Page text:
Late-night talk shows, true classics of American television, will be back on screens in less than a week thanks to the end of the strike by the powerful writers’ union, their hosts said Wednesday.
• Also read: In Hollywood, screenwriters can work again
These late-night shows — carefully scripted, with a mix of current events, celebrity promotions and orchestras — had fallen by the wayside since the writers put down their pens, or rather their keyboards, in May to demand a raise in their compensation and to demand protective measures to regulate the use of artificial intelligence (AI).
But leaders of the Writers Guild of America (WGA), the powerful screenwriters’ union, approved the recent pay agreement with studios on Tuesday night and on Wednesday reported the return of their members to work after a nearly five-month strike that paralyzed Hollywood.
Specifically, the agreement can theoretically still be rejected by the 11,500 screenwriters represented by the WGA in the USA: it must be the subject of a vote that will take place “between October 2nd and 9th,” the syndicate said.
However, most industry experts believe that this ratification should be a formality. Meanwhile, the industry’s feathers went back to work on Wednesday.
And since talk shows are one of the easiest productions to start because they are lighter, they will be back on the small screens in less than a week.
“Blitz! With their mission accomplished, the founding members of Strike Force 5 will return to their respective television shows on Monday, October 2nd and one of them on their cable channel on October 1st,” shared X (formerly Twitter) the joint account called @StrikeForceFive of the five major American talk show hosts.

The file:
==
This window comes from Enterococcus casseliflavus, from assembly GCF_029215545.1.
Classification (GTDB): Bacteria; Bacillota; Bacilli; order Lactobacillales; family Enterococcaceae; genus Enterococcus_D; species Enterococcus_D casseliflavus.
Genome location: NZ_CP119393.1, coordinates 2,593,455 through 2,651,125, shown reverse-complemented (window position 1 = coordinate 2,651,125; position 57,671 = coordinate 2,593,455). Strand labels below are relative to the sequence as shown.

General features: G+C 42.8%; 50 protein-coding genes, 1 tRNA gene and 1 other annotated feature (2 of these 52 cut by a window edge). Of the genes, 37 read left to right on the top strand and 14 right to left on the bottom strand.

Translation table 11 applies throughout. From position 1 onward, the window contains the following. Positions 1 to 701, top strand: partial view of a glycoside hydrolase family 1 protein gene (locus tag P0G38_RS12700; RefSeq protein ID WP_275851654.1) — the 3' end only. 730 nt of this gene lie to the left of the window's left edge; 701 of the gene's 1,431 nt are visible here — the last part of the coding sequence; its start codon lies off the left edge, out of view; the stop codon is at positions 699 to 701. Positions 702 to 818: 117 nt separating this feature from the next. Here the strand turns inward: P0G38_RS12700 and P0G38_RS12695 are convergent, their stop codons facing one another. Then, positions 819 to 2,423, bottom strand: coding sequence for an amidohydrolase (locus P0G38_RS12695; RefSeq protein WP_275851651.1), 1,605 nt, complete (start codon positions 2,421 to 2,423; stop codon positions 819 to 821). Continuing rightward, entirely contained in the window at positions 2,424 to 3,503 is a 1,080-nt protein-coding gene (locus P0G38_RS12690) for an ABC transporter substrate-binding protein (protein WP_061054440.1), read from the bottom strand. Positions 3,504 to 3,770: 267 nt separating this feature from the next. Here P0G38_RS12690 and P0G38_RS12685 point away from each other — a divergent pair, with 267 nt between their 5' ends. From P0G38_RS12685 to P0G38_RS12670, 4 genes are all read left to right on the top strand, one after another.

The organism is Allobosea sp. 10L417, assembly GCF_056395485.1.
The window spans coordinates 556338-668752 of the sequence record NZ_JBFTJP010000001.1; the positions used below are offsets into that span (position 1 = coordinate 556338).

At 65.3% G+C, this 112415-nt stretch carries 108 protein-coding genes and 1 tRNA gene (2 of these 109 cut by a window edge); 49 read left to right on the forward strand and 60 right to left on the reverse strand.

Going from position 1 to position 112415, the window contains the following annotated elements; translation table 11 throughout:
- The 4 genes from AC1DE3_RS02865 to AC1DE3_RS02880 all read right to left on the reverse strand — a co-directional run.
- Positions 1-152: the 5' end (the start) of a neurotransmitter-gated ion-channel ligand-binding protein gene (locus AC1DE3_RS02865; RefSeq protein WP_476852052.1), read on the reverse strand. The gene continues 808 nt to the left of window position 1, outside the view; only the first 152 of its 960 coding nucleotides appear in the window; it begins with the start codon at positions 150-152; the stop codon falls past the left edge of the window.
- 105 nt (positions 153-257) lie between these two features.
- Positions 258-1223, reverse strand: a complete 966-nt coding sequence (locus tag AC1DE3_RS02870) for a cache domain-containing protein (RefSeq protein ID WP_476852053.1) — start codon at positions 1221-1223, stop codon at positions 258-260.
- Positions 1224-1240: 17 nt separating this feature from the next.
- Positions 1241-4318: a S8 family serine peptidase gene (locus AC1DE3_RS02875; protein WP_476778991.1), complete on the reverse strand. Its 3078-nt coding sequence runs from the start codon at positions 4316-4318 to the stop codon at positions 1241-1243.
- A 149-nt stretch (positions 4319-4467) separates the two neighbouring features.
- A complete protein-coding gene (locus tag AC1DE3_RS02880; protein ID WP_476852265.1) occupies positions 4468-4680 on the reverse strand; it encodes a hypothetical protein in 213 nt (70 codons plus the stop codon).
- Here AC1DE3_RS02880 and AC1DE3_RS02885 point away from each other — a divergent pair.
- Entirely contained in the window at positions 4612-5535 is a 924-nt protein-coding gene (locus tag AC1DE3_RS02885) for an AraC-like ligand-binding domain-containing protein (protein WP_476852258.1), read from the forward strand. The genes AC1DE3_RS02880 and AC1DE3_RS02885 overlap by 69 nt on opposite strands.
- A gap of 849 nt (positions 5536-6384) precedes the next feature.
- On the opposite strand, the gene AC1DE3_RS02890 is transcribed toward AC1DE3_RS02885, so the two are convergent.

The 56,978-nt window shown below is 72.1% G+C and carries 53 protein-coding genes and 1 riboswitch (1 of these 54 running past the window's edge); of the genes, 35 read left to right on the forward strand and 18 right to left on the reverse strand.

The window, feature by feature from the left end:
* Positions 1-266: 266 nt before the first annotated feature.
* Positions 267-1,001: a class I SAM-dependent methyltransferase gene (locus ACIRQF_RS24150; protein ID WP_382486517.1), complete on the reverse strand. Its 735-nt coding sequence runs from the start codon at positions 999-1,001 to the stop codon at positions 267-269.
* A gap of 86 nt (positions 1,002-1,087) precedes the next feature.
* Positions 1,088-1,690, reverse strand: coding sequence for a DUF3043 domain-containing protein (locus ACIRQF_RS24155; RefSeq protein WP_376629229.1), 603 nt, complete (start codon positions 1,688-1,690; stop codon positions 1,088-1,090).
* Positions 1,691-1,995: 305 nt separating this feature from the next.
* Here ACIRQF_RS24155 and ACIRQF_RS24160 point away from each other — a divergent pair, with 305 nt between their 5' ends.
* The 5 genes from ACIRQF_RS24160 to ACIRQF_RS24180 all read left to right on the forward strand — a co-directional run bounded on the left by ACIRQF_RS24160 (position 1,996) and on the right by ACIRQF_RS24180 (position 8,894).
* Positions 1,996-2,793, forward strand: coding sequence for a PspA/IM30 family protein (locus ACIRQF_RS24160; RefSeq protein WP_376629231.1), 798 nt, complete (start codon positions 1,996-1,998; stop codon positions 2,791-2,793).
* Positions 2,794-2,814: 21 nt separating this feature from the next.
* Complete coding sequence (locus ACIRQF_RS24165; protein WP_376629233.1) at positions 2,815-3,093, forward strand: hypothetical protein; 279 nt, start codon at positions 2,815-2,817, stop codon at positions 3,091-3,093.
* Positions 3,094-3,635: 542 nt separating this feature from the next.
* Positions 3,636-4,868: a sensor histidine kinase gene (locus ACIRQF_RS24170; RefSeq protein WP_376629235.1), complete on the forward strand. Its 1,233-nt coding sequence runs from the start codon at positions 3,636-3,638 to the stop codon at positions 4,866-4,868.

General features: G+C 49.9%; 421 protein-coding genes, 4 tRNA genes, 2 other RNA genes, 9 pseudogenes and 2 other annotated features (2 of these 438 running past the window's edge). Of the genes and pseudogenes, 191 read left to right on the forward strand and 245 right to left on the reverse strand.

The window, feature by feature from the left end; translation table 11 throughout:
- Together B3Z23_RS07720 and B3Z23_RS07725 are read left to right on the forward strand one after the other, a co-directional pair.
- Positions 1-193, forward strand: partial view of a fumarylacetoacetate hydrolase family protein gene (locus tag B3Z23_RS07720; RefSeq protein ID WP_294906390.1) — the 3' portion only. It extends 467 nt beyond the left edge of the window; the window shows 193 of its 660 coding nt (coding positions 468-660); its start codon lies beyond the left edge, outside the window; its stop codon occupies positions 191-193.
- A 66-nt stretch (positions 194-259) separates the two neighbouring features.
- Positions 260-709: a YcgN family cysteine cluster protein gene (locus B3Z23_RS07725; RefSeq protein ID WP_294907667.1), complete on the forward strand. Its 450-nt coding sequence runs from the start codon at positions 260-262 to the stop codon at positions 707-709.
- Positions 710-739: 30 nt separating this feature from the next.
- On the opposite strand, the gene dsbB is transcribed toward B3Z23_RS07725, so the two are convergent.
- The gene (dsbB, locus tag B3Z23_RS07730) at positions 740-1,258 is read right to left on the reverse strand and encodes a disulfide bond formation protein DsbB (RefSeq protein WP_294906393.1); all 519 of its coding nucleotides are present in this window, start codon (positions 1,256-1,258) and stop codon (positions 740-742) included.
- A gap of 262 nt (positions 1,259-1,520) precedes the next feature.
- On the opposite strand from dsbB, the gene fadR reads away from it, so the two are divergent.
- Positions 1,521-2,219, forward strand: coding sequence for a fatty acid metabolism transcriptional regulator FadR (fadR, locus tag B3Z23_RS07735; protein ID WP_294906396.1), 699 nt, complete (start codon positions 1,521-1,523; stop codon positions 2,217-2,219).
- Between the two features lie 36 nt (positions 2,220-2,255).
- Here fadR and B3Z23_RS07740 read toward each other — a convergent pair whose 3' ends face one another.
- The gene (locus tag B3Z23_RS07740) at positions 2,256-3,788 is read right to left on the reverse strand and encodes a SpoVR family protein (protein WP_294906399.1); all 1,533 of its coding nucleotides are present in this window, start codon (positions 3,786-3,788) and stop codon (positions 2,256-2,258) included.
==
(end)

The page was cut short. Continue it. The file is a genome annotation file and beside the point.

Stephen Colbert, Jimmy Fallon, Jimmy Kimmel, Seth Meyers and John Oliver named their collaborative podcast “StrikeForceFive,” created while their respective shows were on hiatus due to the writers’ strike.
“Happy and proud”
“I’m so happy with the profits we’ve made,” Leila Cohan, screenwriter of the “Bridgerton” series, told AFP. “And I’m very proud because we pushed for certain things, it was very difficult for some of our members and we still won,” she added.
The agreement includes “significant improvements” in compensation as well as protections to regulate the use of artificial intelligence.
Many American series and films that are still in the early stages of writing can be rebooted in this way, even if Hollywood is still far from a return to normality because the actors, represented by the SAG-AFTRA union, are still on strike .
A solution to this social conflict, which has been going on since mid-July, could take several weeks, as some of the actors’ union’s demands go further than those of the screenwriters.
And even if an agreement is reached, it will certainly be months before everyone gets back on set and can make up for the delays caused by countless Hollywood productions.